A trademark is a sign which is used by its owner to distinguish the goods/services produced from the similar goods/services produced by another person. The trademark may be a single word or a word combination, may include letters, numerals, graphical elements, may be three-dimensional or represented as a sound or a fragrance.
In order to be protected the trademark must conform to certain conditions that are prescribed in the corresponding laws and regulations of a country where the trademark protection is applied for. Among such conditions are the following:
- trademark must be distinctive;
- trademark cannot mislead or deceive consumers;
- trademark cannot contradict public order or morality.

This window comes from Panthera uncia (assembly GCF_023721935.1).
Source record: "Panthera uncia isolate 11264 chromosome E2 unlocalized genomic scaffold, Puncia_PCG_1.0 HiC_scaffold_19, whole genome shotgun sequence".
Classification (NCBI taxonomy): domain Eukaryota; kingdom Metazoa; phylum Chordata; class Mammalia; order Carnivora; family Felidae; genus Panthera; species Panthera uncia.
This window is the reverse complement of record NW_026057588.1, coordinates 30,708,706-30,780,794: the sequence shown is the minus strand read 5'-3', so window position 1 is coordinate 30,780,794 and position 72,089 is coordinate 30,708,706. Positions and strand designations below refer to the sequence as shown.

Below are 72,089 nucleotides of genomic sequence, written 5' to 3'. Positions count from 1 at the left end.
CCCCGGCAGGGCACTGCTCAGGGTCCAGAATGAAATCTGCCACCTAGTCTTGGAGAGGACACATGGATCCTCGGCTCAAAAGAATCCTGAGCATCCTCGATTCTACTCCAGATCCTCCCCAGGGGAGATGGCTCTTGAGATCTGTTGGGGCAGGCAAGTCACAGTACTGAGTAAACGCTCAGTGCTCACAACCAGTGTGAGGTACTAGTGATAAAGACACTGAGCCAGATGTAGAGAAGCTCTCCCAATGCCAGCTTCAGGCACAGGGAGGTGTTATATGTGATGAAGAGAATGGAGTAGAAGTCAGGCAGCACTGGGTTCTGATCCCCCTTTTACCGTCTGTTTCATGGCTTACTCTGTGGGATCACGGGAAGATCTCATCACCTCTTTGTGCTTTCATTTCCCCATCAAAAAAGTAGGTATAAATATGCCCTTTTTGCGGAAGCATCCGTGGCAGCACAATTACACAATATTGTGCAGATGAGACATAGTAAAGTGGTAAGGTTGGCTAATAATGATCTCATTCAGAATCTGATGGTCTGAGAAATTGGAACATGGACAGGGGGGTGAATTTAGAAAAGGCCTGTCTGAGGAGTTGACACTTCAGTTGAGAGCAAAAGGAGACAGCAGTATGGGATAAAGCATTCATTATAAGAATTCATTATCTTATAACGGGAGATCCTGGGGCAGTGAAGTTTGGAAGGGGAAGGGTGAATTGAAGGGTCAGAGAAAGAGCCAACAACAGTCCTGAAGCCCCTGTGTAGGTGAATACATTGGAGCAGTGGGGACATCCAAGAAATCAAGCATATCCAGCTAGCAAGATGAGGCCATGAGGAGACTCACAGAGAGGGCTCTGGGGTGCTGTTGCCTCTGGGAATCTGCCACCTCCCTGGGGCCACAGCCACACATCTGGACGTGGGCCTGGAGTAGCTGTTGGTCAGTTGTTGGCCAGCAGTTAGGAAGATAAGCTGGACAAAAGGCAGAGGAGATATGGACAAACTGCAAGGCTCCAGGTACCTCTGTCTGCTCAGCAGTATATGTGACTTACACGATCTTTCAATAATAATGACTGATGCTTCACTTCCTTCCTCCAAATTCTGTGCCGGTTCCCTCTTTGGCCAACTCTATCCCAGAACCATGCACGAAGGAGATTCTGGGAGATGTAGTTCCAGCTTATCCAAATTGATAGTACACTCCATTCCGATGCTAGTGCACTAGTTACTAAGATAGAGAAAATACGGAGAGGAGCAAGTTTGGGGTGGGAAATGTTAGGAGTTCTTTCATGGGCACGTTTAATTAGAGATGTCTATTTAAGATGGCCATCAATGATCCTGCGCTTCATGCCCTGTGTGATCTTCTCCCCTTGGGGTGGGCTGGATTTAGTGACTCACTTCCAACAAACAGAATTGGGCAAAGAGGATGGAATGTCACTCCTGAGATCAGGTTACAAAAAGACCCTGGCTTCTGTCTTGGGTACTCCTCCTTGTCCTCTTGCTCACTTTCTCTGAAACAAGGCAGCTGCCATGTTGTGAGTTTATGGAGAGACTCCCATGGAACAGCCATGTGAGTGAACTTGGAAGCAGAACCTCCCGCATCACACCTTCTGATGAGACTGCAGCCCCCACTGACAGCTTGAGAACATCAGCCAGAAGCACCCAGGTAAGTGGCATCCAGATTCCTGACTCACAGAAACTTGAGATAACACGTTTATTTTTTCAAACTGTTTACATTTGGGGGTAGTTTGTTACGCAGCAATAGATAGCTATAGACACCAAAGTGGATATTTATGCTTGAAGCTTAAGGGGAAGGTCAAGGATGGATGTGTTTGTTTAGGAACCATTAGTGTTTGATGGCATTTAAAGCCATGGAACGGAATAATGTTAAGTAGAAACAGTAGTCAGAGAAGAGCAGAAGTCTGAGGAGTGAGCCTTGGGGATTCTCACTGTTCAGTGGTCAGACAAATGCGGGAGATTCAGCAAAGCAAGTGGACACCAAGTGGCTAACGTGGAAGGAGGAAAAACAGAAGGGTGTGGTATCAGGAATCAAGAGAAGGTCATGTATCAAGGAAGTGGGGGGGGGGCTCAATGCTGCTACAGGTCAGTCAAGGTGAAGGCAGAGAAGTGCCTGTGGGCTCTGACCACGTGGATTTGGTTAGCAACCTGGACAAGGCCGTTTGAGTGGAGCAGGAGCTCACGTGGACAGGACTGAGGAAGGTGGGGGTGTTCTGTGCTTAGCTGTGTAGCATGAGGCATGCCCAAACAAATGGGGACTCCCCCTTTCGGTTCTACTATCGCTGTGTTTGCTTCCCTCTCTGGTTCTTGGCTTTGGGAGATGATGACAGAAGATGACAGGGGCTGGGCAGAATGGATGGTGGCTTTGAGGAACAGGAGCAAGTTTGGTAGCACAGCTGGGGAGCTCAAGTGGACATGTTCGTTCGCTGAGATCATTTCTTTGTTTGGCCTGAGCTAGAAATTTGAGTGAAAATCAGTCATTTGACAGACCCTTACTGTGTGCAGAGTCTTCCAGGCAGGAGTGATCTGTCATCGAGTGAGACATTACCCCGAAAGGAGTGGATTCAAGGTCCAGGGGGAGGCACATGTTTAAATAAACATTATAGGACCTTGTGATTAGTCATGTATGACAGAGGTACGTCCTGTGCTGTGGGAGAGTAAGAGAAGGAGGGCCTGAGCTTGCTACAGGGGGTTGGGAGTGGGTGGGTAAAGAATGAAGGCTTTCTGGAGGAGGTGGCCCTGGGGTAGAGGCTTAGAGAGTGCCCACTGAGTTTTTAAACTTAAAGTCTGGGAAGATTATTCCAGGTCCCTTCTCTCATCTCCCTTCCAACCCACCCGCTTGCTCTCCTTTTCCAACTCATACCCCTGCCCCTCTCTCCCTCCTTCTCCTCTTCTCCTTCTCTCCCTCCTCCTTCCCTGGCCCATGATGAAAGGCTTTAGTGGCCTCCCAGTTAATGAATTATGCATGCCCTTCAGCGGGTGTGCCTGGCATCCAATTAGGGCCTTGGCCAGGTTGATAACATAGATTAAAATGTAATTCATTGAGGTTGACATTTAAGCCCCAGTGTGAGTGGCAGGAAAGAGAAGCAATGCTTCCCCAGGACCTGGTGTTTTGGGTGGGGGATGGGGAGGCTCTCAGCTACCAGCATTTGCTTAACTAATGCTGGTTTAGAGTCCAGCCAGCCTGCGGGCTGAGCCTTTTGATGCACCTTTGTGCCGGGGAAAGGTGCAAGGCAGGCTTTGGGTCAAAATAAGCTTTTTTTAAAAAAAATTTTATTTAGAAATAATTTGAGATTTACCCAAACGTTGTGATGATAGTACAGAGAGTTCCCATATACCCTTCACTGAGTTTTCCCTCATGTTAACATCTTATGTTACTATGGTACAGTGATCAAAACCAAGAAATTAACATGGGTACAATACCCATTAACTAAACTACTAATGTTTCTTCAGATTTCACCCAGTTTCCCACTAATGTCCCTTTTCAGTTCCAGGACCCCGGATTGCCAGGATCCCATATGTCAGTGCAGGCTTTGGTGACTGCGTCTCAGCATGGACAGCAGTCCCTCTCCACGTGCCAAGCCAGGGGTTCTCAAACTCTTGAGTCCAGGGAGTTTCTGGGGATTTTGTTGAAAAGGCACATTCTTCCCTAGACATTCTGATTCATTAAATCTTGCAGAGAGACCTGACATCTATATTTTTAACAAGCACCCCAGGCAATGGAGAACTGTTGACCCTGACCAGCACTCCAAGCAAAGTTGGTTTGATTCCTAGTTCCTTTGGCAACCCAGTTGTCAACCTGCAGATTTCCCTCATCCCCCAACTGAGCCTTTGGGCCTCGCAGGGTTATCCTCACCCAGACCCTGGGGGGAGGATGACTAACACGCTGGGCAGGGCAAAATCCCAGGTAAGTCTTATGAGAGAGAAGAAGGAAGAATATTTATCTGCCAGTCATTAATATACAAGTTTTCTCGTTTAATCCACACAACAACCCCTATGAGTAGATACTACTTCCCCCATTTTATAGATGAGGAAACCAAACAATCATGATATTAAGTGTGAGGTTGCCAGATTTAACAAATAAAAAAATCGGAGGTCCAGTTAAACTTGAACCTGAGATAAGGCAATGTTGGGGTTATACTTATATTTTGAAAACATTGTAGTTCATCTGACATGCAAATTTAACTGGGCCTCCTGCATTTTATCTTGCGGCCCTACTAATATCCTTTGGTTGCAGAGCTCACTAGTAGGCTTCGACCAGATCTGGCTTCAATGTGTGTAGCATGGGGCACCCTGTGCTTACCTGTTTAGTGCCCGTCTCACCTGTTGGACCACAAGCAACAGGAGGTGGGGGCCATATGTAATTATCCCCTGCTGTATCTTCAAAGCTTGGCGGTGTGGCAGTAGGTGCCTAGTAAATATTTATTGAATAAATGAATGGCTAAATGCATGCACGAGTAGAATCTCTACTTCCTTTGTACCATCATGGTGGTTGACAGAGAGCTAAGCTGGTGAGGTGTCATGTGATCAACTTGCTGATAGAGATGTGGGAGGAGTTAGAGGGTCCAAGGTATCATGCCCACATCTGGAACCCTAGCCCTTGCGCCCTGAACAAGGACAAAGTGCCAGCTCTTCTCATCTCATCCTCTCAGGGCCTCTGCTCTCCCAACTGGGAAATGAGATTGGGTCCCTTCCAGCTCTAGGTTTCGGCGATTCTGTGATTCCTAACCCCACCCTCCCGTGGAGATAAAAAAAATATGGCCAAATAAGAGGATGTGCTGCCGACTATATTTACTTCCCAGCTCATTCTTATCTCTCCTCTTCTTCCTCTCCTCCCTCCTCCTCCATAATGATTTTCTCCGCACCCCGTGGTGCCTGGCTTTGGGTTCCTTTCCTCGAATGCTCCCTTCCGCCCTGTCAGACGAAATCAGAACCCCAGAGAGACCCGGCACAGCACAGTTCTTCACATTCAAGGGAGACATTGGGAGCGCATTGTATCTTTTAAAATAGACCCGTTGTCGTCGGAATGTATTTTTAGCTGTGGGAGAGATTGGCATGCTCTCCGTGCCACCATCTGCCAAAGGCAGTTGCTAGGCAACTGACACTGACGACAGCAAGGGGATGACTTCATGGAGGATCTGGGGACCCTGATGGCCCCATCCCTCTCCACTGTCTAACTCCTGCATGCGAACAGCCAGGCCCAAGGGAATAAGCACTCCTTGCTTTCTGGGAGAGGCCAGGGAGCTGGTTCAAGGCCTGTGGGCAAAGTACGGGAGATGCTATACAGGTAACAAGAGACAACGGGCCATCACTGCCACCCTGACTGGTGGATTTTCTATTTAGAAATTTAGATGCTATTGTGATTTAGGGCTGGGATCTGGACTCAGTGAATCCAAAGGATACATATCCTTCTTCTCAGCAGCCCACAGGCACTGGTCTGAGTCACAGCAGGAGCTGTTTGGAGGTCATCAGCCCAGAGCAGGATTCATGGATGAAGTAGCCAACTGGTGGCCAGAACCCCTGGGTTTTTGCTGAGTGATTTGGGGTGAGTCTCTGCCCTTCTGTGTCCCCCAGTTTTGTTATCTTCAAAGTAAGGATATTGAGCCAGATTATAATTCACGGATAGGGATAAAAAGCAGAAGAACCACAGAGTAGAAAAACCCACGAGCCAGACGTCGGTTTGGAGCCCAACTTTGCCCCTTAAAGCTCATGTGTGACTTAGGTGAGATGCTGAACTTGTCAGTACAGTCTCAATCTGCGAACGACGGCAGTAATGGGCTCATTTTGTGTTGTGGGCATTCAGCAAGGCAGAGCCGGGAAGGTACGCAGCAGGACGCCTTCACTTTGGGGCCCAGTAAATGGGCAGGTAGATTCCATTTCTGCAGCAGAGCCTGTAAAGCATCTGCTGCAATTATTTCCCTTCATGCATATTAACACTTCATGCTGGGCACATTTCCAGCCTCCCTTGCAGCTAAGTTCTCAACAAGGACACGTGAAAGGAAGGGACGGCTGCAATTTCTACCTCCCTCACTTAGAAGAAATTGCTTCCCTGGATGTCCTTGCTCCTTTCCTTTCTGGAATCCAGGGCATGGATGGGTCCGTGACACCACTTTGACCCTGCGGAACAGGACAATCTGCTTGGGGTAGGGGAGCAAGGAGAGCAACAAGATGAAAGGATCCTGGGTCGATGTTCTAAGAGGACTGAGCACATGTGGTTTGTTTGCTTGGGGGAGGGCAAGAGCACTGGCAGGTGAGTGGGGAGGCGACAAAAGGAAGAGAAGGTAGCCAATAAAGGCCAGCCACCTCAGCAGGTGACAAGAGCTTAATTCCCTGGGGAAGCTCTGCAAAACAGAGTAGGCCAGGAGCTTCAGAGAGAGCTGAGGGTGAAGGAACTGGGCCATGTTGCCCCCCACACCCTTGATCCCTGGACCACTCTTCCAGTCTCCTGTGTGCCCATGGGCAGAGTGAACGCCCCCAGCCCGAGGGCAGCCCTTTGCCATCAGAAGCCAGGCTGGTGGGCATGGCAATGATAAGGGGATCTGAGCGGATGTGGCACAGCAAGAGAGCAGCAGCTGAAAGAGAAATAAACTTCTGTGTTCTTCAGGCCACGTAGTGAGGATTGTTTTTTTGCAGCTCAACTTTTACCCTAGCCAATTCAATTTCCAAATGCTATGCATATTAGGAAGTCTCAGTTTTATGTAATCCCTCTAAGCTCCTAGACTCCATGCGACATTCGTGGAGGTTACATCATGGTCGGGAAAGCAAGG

The scope of the legal protection is defined by the reproduction of the trademark and by the list of goods/services concerning which the trademark is granted protection. Therefore, the trademark applied cannot be identical or confusingly similar to the trademark in respect of which another owner has already obtained protection for similar list of goods/services. In most of the countries a procedure of conducting a trademark search is available before filing a trademark application in order to reveal earlier filed/registered identical or confusingly similar trademarks that can be an obstacle for such a trademark registration.
A registered trademark owner has an exclusive right to use and dispose the trademark as well as to prohibit others from using this trademark without the owner’s consent.